Detect Program State
|Detect Program State|
|Data Sources||Network protocol analysis, Packet capture|
Adversaries may seek to gather information about the current state of a program on a PLC. State information reveals information about the program, including whether it's running, halted, stopped, or has generated an exception. This information may be leveraged as a verification of malicious program execution or to determine if a PLC is ready to download a new program.
- Triton contains a file named TS_cnames.py which contains default definitions for program state (TS_progstate). Program state is referenced in TsHi.py.1
- Communication Authenticity - Protocols used for control functions should provide authenticity through MAC functions or digital signatures. If not, utilize bump-in-the-wire devices or VPNs to enforce communication authenticity between devices that are not capable of supporting this (e.g., legacy controllers, RTUs).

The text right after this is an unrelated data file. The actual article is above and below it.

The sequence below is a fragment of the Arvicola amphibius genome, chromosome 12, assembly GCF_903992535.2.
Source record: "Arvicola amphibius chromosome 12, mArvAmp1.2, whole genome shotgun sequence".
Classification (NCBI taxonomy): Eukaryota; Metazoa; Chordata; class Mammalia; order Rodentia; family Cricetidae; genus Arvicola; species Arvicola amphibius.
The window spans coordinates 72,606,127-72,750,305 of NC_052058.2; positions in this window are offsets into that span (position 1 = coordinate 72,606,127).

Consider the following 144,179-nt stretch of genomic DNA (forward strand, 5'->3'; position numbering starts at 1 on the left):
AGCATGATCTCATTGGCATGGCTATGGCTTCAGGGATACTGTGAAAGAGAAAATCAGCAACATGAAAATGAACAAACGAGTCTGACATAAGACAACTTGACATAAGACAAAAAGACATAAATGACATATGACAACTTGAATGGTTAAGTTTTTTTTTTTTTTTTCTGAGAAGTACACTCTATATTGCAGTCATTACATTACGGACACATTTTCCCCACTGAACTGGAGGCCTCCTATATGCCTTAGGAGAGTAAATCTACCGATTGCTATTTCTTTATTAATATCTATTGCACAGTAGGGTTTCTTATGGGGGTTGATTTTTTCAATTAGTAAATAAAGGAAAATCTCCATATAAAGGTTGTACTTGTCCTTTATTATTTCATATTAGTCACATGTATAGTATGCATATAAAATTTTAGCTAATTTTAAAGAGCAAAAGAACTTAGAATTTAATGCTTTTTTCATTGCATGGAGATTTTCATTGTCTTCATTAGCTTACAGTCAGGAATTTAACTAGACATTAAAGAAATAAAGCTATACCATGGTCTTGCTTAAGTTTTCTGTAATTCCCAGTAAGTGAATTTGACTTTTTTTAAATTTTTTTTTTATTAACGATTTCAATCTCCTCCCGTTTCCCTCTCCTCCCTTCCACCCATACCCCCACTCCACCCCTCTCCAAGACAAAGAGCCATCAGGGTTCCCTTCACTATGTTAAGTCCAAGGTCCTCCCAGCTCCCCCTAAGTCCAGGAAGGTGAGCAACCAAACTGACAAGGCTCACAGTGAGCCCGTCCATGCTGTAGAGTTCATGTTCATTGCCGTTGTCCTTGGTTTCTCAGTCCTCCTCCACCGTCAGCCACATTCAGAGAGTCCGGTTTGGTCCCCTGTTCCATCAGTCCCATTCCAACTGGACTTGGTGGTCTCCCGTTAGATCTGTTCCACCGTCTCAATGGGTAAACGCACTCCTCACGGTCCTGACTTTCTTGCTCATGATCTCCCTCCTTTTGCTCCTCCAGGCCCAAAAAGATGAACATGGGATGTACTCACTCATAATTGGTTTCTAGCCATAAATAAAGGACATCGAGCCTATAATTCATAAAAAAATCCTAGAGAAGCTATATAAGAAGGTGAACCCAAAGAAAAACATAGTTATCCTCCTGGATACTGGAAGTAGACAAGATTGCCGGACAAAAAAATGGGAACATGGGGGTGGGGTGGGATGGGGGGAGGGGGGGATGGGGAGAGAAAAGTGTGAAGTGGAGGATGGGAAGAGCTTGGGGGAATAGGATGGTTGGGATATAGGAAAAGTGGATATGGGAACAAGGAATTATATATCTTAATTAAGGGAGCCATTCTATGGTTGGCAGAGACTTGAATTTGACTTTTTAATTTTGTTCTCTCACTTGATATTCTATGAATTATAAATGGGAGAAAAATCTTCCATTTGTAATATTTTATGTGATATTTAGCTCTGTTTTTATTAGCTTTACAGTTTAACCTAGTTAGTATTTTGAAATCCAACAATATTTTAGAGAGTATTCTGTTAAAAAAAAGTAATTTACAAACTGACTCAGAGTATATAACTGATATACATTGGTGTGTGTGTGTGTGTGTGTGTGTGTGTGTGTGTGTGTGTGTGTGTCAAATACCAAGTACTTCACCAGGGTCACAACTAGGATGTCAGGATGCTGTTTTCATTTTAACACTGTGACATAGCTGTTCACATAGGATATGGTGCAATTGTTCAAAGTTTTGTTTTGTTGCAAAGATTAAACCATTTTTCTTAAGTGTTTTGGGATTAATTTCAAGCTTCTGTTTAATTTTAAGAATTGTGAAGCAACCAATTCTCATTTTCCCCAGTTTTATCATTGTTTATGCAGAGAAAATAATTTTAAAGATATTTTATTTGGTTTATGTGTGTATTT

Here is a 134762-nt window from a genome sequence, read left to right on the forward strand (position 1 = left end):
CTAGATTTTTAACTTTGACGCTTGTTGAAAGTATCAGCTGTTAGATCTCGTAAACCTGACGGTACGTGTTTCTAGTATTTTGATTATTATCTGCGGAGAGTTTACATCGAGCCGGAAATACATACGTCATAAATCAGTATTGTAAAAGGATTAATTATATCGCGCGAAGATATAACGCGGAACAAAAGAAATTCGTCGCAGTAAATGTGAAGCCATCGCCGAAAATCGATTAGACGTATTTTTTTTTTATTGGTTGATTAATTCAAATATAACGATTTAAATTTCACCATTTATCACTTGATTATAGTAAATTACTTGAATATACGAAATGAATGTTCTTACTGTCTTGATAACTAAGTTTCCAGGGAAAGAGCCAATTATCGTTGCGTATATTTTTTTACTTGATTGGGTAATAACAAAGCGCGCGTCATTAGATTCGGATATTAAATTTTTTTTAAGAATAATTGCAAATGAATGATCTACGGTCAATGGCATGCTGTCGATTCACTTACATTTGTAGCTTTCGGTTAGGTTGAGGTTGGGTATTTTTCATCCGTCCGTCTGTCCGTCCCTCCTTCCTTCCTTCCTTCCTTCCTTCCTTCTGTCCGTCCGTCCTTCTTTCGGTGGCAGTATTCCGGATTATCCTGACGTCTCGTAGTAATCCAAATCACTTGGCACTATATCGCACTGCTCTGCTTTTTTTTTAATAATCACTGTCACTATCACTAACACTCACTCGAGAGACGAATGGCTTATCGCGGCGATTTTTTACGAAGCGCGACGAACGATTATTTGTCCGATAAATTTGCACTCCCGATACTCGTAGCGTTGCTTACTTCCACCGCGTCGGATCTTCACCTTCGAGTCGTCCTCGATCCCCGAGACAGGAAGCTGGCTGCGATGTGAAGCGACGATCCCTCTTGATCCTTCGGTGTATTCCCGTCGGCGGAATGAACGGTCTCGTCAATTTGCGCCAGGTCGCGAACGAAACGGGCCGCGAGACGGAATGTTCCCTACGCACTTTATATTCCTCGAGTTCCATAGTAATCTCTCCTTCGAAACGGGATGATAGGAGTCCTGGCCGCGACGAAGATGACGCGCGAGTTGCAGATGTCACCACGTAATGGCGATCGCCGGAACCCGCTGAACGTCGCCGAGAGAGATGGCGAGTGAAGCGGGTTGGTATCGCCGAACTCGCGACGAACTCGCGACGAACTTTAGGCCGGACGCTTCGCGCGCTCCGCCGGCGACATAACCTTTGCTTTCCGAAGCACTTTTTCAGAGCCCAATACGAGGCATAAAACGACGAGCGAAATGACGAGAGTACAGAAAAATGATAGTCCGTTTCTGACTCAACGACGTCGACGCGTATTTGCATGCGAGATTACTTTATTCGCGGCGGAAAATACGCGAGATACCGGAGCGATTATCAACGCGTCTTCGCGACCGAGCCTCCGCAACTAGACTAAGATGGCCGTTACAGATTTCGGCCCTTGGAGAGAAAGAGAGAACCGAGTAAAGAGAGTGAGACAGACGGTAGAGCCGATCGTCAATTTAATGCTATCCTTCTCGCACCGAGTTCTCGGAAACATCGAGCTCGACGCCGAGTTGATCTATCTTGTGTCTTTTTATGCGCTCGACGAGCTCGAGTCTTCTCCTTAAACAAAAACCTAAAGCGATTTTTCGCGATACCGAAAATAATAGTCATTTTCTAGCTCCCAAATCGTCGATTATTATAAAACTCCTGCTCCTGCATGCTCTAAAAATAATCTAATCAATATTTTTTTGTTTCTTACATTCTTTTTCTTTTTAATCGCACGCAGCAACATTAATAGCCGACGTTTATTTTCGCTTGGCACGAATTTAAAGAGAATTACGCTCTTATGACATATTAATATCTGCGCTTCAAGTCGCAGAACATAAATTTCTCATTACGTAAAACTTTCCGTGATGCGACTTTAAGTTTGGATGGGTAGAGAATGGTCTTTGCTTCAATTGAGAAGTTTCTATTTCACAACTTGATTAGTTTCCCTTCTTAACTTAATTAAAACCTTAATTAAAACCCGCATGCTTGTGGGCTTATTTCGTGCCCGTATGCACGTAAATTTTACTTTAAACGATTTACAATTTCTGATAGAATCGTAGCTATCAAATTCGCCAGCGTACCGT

- Network Allowlists - Use host-based allowlists to prevent devices from accepting connections from unauthorized systems. For example, allowlists can be used to ensure devices can only connect with master stations or known management/engineering workstations.2
- Access Management - Authenticate all access to field controllers before authorizing access to, or modification of, a device's state, logic, or programs. Centralized authentication techniques can help manage the large number of field controller accounts needed across the ICS.
- Software Process and Device Authentication - Authenticate connections from software and devices to prevent unauthorized systems from accessing protected management functions.
- Network Segmentation - Segment operational network and systems to restrict access to critical system functions to predetermined management systems.2
- Filter Network Traffic - Perform inline allowlisting of automation protocol commands to prevent devices from sending unauthorized command or reporting messages. Allow/denylist techniques need to be designed with sufficient accuracy to prevent the unintended blocking of valid messages.
- Human User Authentication - All field controllers should require users to authenticate for all remote or local management sessions. The authentication mechanisms should also support Account Use Policies, Password Policies, and User Account Management.
- Authorization Enforcement - All field controllers should restrict program state information to required authenticated users (e.g., engineers, field technicians) only, preferably through implementing a role-based access mechanism.